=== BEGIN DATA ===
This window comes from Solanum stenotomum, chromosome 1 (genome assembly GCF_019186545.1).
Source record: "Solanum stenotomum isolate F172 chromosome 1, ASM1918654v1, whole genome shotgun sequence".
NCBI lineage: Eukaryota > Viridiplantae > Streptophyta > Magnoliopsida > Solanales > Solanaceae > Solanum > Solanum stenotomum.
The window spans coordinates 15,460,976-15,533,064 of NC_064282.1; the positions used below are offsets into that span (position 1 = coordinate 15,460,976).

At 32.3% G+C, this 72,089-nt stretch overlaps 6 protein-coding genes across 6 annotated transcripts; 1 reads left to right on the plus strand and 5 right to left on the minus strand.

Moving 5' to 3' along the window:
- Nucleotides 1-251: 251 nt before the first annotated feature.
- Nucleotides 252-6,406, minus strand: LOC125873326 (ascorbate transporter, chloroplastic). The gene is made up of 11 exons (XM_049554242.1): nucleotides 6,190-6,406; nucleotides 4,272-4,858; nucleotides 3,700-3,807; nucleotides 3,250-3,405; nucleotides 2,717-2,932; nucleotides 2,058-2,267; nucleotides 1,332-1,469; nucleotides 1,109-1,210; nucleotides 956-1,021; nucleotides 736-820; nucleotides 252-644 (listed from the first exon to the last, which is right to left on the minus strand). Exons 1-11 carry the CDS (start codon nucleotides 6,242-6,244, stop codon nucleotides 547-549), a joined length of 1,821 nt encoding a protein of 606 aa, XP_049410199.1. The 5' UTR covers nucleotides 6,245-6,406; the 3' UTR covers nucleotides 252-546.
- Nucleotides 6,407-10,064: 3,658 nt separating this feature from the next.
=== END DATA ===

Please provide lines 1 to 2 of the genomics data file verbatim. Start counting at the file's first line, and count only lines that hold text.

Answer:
This window comes from Solanum stenotomum, chromosome 1 (genome assembly GCF_019186545.1).
Source record: "Solanum stenotomum isolate F172 chromosome 1, ASM1918654v1, whole genome shotgun sequence".